Not only do trees clean our air and water and help regulate our climate, they provide important habitat for wildlife, provide economic outcomes, and improve our overall health!
Trees help to clean the air we breathe. Through their leaves and bark, they absorb harmful pollutants and release clean oxygen for us to breathe. In urban environments, trees absorb pollutant gases like nitrogen oxides, ozone, and carbon monoxide, and sweep up particles like dust and smoke. Increasing levels of carbon dioxide caused by deforestation and fossil fuel combustion trap heat in the atmosphere. Healthy, strong trees act as carbon sinks, offset carbon and reducing the effects of climate change.
Trees play a key role in capturing rainwater and reducing the risk of natural disasters like floods and landslides. Their intricate root systems act like filters, removing pollutants and slowing down the water’s absorption into the soil. This process prevents harmful waterslide erosion and reduces the risk of over-saturation and flooding. According to the UN Food and Agriculture Association, a mature evergreen tree can intercept more than 15,000 litres of water every year.
A single tree can be home to hundreds of species of insect, fungi, moss, mammals, and plants. Depending on the kind of food and shelter they need, different forest animals require different types of habitat. Without trees, forest creatures would have nowhere to call home.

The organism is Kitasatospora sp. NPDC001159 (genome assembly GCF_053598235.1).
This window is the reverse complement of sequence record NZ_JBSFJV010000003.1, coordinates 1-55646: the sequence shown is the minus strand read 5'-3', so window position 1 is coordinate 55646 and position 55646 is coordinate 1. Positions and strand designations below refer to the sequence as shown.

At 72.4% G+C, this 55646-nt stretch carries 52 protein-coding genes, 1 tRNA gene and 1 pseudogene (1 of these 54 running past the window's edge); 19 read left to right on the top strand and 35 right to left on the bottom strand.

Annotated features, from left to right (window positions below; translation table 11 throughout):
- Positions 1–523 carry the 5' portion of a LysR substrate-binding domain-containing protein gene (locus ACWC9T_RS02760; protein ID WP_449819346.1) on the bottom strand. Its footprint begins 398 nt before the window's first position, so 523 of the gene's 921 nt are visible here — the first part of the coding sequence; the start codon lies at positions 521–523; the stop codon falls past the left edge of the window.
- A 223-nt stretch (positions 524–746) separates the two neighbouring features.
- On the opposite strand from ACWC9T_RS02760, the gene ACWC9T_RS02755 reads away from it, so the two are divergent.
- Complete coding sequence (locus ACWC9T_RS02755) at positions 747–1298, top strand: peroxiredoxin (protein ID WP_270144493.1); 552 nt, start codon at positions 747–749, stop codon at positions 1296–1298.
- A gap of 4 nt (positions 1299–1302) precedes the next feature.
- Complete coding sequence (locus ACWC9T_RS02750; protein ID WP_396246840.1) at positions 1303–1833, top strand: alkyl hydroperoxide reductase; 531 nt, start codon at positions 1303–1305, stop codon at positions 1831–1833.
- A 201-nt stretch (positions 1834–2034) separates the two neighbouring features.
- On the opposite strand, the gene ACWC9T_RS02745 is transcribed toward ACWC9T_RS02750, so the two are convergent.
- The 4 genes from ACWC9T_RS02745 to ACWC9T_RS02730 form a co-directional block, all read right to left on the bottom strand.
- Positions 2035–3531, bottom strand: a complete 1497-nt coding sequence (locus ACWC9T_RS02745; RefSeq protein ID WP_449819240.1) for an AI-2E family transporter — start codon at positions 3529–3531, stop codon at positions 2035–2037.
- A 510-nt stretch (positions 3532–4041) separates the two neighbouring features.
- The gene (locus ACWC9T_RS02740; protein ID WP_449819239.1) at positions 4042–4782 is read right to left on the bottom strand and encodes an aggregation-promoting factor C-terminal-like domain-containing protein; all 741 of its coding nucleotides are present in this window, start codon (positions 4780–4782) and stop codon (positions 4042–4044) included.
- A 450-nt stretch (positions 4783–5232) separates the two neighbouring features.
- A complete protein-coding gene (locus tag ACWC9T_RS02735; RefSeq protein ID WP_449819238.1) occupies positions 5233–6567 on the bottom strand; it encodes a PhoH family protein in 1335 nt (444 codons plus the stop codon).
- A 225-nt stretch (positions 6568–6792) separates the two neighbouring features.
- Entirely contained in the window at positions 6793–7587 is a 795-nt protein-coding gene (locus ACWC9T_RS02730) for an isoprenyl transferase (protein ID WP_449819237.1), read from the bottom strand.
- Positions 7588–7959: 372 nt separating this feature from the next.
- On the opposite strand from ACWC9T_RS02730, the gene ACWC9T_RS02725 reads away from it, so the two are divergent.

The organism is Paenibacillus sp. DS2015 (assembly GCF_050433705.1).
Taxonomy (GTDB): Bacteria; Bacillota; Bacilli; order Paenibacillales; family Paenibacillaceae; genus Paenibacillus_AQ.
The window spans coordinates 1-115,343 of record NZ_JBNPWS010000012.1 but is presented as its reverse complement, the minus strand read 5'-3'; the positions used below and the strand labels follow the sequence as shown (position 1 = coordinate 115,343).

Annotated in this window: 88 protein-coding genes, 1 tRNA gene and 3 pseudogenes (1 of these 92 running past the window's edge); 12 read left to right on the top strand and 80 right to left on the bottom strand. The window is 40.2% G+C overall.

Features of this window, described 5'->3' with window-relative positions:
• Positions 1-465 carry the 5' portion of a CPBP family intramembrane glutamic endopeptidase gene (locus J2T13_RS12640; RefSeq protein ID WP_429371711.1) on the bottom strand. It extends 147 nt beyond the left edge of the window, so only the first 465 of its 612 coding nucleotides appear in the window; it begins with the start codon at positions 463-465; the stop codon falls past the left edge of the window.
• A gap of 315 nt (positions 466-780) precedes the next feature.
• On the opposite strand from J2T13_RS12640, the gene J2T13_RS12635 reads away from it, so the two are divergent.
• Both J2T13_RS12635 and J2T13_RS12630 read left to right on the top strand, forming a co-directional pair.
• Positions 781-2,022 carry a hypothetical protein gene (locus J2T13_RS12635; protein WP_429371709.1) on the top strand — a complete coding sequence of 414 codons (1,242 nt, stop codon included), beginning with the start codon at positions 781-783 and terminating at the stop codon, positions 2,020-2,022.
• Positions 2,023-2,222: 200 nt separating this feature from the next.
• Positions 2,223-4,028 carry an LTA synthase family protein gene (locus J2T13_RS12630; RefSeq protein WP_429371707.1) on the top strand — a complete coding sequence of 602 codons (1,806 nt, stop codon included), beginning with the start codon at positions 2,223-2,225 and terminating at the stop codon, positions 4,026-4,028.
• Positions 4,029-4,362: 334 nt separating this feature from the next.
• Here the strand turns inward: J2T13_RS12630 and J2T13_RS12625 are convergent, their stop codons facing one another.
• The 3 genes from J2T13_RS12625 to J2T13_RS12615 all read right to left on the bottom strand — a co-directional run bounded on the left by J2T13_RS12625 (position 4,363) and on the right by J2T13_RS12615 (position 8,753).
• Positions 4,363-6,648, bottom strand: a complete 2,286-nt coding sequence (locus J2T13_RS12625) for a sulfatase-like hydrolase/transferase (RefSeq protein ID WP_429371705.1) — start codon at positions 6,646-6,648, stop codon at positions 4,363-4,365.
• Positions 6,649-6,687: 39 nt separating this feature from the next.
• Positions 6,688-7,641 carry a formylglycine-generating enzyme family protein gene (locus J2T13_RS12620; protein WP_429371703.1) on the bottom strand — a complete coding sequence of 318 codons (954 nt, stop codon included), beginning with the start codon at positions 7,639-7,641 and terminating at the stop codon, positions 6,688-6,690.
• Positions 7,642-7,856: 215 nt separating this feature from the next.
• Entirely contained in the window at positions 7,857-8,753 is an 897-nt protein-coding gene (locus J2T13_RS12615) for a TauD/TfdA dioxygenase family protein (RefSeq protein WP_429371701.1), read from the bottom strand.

– Young, Open Forests: These forests occur as a result of fires or logging. Shrubs, grasses, and young trees attract animals like black bears, the American goldfinch, and bluebirds in North America.
– Middle-Aged Forests: In middle-aged forests, taller trees begin to outgrow weaker trees and vegetation. An open canopy allows for the growth of ground vegetation prefered by animals like salamanders, elk, and tree frogs.
– Older Forests: With large trees, a complex canopy, and a highly developed understory of vegetation, old forests provide habitat for an array of animals, including bats, squirrels, and many birds.
This post is dedicated to supporting change One Tree Planted at a time. As a photographer, my mission is to provide content and financial support to this organization as I believe our biggest existential threat is Climate Change and we must collectively contribute by whatever means necessary.